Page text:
Ghost of past cam­paign looms over Con­ser­va­tive party lead­er­ship event

The Hamilton Spectator - - CANADA & WORLD - STEPHANIE LEVITZ

TORONTO — The last time Con­ser­va­tive party faithful gath­ered en masse in Toronto it was to hear from for­mer leader and prime min­is­ter Stephen Harper.

On Fri­day, they met in the same lo­ca­tion, this time to hear from the 13 peo­ple vy­ing to re­place him.

The Toronto Congress Cen­tre, site of this week­end’s lead­er­ship event will see hun­dreds of peo­ple stand­ing on the same spot where some fore­saw the party’s exit from gov­ern­ment about 18 months ago.

That rally, late in the 2015 cam­paign, was or­ga­nized by the out­spo­ken Ford broth­ers; Rob, the con­tro­ver­sial mayor of the city and his brother Doug, who used their con­sid­er­able elec­toral clout to muster sup­port­ers for the fi­nal On­tario cam­paign spot of 2015.

That the no­to­ri­ously tough-on-crime Harper would al­low his cam­paign to be linked with the Fords, given Rob’s drug-us­ing past, was seen by many at the time as an ill­con­ceived and last-ditch at­tempt to rally the Con­ser­va­tive base.

Harper would go on to lose the elec­tion, and re­sign as leader, just days later.

Now, the party is ready to go for­ward with his suc­ces­sor. The can­di­dates are set to make their fi­nal pitches Fri­day night to those who’ve yet to cast a bal­lot in the 15-month­long race.

But the pop­ulist pas­sion the Ford broth­ers brought to bear that night hasn’t dis­si­pated en­tirely.

Can­di­date Kel­lie Leitch was one of sev­eral con­tenders for lead­er­ship who cam­paigned us­ing sim­i­lar pop­ulist themes; in­deed, for a time her cam­paign man­ager was the same fel­low who helped Rob Ford se­cure his may­oral vic­tory.

Leitch said her cam­paign has shown there is an ac­tive con­stituency ea­ger for a dis­cus­sion of Cana­dian val­ues and im­mi­gra­tion pol­icy, the key pol­icy planks of her run.

“In­di­vid­u­als have be­come en­gaged in our Con­ser­va­tive party be­cause of that is­sue be­ing at the fore­front,” she said. “And I think that’s fab­u­lous.”

The party did see its membership sky­rocket in the run-up to the vote.

Some 259,000 peo­ple paid the re­quired fee in or­der to cast a bal­lot, a process that’s been go­ing on now for about a month.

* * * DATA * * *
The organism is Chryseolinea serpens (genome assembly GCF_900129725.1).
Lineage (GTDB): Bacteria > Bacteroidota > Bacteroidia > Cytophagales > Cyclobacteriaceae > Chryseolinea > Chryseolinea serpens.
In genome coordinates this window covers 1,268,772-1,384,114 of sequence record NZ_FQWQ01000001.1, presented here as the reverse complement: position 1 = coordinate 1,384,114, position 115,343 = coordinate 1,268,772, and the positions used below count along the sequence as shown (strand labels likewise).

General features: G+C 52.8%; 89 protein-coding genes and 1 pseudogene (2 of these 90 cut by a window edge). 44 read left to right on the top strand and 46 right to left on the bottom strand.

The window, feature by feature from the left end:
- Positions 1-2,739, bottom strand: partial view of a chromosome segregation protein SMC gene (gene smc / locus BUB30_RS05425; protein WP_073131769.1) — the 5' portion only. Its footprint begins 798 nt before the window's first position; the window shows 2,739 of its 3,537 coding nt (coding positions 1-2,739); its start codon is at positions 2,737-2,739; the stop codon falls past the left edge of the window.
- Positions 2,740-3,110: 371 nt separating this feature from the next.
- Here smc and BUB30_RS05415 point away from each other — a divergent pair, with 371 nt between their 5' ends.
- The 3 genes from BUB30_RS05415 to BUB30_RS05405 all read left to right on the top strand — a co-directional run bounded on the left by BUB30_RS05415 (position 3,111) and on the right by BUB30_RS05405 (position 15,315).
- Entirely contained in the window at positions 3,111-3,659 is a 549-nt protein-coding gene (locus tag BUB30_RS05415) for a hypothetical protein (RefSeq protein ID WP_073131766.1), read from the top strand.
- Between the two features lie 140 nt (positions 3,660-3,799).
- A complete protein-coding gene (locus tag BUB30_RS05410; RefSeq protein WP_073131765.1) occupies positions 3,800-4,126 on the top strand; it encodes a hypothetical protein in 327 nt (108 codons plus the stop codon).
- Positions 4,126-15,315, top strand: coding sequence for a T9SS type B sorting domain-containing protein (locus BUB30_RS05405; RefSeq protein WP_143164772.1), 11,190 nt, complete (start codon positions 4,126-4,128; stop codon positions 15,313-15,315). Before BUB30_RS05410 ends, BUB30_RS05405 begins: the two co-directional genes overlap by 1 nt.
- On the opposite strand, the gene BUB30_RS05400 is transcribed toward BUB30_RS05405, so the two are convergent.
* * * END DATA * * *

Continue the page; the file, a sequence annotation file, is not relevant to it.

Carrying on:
Fri­day marked the fi­nal day to get bal­lots in by mail, but mem­bers can cast bal­lots in per­son on Satur­day at the con­ven­tion site and at polling sta­tions across the coun­try.

Party of­fi­cials said some 2,000 peo­ple were reg­is­tered to at­tend the two-day gath­er­ing in Toronto, al­though MPs from other par­ties were not given passes to the event. The Lib­er­als called that a break from cus­tom and proof that the party — de­spite its as­ser­tions — has not left the days of Harper be­hind.

“The Con­ser­va­tive party is now be­com­ing more closed up than even Stephen Harper was,” said Lib­eral party spokesper­son Brae­den Ca­ley.

“It makes one won­der about the more ex­treme agenda that the party is bring­ing for­ward with these lead­er­ship can­di­dates and what they have to hide.”

The Con­ser­va­tives said they weren’t given passes to the 2013 Lib­eral lead­er­ship race ei­ther.

The spar­ring over ac­cess is an early pre­view of the ran­cour be­tween par­ties that’s ex­pected to es­ca­late once the per­ma­nent leader is cho­sen and takes a seat in the House of Com­mons as the leader of the Of­fi­cial Op­po­si­tion, as early as next week.

But Job 1 for the win­ner will be to en­sure party unity.

The pref­er­en­tial bal­lot be­ing used to se­lect the next leader could help ease some ten­sion, since ev­ery voter can rank choices from first to 10th. That forces them to con­sider who, other than their favourite, would make an ac­cept­able leader.


En­ter­tain­ers kick off open­ing night of the fed­eral Con­ser­va­tive lead­er­ship con­ven­tion in Toronto on Fri­day. A win­ner will be picked to lead the Con­ser­va­tive Party of Canada on Satur­day night.

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